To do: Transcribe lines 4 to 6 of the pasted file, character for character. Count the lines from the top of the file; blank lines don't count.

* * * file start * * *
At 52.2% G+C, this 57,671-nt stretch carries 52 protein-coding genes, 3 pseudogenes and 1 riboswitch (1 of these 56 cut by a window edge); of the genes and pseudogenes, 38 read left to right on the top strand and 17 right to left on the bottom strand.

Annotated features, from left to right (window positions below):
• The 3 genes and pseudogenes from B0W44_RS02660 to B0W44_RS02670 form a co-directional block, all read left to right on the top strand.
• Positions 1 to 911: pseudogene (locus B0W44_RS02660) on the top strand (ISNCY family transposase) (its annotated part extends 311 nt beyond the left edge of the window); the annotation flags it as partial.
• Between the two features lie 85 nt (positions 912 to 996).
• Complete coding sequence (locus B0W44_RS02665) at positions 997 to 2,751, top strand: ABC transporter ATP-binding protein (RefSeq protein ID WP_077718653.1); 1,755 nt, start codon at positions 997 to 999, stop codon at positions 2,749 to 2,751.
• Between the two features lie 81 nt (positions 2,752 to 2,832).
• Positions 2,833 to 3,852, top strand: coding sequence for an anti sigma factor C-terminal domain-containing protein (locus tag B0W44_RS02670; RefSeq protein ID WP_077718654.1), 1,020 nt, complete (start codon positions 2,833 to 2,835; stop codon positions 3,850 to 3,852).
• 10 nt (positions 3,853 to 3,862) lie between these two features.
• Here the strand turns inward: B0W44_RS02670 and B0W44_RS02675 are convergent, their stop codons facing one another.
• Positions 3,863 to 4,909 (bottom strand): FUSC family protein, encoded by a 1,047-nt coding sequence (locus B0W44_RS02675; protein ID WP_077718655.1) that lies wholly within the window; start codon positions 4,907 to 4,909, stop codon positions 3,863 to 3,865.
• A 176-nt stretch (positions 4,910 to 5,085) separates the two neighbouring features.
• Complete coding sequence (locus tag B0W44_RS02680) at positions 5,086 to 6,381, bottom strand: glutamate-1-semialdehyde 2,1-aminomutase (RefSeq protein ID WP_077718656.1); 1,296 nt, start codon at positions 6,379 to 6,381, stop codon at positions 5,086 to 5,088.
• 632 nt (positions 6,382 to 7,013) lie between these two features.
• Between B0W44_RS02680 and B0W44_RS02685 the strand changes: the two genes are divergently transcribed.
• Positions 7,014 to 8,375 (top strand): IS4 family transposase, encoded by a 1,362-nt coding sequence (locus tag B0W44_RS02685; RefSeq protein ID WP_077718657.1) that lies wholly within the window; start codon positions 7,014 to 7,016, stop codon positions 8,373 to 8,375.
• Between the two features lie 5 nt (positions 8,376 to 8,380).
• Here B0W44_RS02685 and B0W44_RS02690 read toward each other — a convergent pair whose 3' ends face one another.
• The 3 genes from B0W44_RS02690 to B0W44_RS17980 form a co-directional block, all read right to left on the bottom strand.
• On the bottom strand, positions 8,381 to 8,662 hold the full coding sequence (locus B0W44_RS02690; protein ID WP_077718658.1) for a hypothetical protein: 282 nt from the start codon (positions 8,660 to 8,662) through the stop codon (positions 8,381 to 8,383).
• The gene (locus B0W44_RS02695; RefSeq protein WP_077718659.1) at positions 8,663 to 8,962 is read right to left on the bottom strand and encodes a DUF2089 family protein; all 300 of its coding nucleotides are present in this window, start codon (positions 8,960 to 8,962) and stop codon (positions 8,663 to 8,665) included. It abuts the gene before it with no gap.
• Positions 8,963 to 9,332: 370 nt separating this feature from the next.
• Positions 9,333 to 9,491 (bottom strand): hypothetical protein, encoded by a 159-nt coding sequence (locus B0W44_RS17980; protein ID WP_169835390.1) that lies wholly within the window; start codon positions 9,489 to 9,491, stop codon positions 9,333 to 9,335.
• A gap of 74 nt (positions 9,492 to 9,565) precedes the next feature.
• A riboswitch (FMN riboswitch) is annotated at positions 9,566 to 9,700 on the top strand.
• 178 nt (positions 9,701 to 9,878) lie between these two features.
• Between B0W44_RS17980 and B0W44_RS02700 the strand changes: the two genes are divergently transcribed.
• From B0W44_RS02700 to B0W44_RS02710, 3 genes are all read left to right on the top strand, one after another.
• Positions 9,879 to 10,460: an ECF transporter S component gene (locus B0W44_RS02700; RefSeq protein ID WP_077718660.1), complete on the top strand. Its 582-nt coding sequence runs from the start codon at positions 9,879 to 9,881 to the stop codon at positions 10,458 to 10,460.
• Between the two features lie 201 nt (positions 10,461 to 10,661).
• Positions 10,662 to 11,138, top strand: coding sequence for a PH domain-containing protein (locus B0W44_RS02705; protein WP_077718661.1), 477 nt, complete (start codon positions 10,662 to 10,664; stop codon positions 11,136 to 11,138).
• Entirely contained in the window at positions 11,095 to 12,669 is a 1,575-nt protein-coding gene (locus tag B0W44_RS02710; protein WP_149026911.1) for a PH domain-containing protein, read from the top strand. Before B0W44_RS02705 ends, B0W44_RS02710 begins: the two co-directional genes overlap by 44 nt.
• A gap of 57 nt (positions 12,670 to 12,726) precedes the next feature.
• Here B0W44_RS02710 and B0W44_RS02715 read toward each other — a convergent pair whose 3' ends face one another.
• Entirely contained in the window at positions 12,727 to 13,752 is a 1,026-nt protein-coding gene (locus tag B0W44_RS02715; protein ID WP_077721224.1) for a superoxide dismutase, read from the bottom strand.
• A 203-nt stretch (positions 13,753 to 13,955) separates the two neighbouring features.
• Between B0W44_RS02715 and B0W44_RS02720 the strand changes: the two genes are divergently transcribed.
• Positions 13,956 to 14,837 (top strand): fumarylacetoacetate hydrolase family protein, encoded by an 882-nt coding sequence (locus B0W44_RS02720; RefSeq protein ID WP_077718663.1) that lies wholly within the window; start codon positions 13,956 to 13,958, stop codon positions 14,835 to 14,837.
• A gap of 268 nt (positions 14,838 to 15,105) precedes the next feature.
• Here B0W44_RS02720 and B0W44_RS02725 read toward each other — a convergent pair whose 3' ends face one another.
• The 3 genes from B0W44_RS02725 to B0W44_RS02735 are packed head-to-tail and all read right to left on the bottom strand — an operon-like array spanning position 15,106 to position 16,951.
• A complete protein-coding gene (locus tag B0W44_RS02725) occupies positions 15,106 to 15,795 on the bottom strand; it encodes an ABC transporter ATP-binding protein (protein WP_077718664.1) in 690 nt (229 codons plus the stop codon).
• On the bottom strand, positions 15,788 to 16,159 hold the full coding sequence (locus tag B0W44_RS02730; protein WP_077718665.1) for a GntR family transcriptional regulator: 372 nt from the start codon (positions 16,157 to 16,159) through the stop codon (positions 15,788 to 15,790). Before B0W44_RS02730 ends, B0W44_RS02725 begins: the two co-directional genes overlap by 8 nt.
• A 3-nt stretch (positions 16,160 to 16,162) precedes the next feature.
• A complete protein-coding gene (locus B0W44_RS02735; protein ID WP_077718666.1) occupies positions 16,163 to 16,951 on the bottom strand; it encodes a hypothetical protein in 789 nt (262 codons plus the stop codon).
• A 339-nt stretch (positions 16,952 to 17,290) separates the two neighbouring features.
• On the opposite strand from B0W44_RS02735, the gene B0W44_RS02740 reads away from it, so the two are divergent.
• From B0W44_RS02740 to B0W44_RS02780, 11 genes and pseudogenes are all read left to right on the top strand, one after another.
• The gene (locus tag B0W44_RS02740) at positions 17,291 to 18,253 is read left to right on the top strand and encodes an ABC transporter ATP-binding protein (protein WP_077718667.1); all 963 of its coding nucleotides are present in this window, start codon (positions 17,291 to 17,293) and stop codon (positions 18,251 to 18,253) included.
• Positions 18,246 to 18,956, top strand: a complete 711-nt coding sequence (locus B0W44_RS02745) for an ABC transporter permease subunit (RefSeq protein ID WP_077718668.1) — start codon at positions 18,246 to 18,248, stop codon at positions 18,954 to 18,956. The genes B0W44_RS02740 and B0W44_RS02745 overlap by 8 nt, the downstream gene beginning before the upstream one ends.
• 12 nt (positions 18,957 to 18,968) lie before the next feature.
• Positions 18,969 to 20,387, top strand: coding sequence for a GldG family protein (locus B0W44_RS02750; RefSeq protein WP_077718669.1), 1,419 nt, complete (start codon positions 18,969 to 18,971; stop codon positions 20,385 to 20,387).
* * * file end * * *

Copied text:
• Positions 1 to 911: pseudogene (locus B0W44_RS02660) on the top strand (ISNCY family transposase) (its annotated part extends 311 nt beyond the left edge of the window); the annotation flags it as partial.
• Between the two features lie 85 nt (positions 912 to 996).
• Complete coding sequence (locus B0W44_RS02665) at positions 997 to 2,751, top strand: ABC transporter ATP-binding protein (RefSeq protein ID WP_077718653.1); 1,755 nt, start codon at positions 997 to 999, stop codon at positions 2,749 to 2,751.